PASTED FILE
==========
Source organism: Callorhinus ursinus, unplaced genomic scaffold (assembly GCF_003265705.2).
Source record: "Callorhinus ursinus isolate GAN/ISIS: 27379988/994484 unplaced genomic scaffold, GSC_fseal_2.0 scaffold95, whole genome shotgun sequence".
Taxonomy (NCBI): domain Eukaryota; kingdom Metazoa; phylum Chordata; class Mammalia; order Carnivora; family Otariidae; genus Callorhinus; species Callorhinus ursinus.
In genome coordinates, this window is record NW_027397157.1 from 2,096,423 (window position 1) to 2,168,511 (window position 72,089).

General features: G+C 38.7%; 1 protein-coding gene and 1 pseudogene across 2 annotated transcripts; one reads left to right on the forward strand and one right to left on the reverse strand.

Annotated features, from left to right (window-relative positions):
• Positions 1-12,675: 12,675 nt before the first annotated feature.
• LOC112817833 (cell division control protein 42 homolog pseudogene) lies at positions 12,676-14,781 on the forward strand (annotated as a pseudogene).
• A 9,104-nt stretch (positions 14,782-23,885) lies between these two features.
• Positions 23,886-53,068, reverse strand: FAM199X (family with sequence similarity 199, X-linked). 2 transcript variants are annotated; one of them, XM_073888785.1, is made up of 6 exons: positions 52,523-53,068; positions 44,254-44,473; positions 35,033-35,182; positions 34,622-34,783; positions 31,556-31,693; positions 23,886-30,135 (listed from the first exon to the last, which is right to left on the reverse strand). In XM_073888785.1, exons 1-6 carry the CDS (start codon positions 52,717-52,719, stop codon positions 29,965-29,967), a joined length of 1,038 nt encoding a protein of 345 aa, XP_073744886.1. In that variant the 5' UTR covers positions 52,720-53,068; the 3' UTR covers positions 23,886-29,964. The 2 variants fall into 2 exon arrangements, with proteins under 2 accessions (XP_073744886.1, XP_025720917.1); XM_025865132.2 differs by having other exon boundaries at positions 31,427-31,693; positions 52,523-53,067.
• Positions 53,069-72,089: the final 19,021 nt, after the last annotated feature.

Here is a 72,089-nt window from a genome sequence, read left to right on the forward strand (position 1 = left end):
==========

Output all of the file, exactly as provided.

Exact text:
Source organism: Callorhinus ursinus, unplaced genomic scaffold (assembly GCF_003265705.2).
Source record: "Callorhinus ursinus isolate GAN/ISIS: 27379988/994484 unplaced genomic scaffold, GSC_fseal_2.0 scaffold95, whole genome shotgun sequence".
Taxonomy (NCBI): domain Eukaryota; kingdom Metazoa; phylum Chordata; class Mammalia; order Carnivora; family Otariidae; genus Callorhinus; species Callorhinus ursinus.
In genome coordinates, this window is record NW_027397157.1 from 2,096,423 (window position 1) to 2,168,511 (window position 72,089).

General features: G+C 38.7%; 1 protein-coding gene and 1 pseudogene across 2 annotated transcripts; one reads left to right on the forward strand and one right to left on the reverse strand.

Annotated features, from left to right (window-relative positions):
• Positions 1-12,675: 12,675 nt before the first annotated feature.
• LOC112817833 (cell division control protein 42 homolog pseudogene) lies at positions 12,676-14,781 on the forward strand (annotated as a pseudogene).
• A 9,104-nt stretch (positions 14,782-23,885) lies between these two features.
• Positions 23,886-53,068, reverse strand: FAM199X (family with sequence similarity 199, X-linked). 2 transcript variants are annotated; one of them, XM_073888785.1, is made up of 6 exons: positions 52,523-53,068; positions 44,254-44,473; positions 35,033-35,182; positions 34,622-34,783; positions 31,556-31,693; positions 23,886-30,135 (listed from the first exon to the last, which is right to left on the reverse strand). In XM_073888785.1, exons 1-6 carry the CDS (start codon positions 52,717-52,719, stop codon positions 29,965-29,967), a joined length of 1,038 nt encoding a protein of 345 aa, XP_073744886.1. In that variant the 5' UTR covers positions 52,720-53,068; the 3' UTR covers positions 23,886-29,964. The 2 variants fall into 2 exon arrangements, with proteins under 2 accessions (XP_073744886.1, XP_025720917.1); XM_025865132.2 differs by having other exon boundaries at positions 31,427-31,693; positions 52,523-53,067.
• Positions 53,069-72,089: the final 19,021 nt, after the last annotated feature.

Here is a 72,089-nt window from a genome sequence, read left to right on the forward strand (position 1 = left end):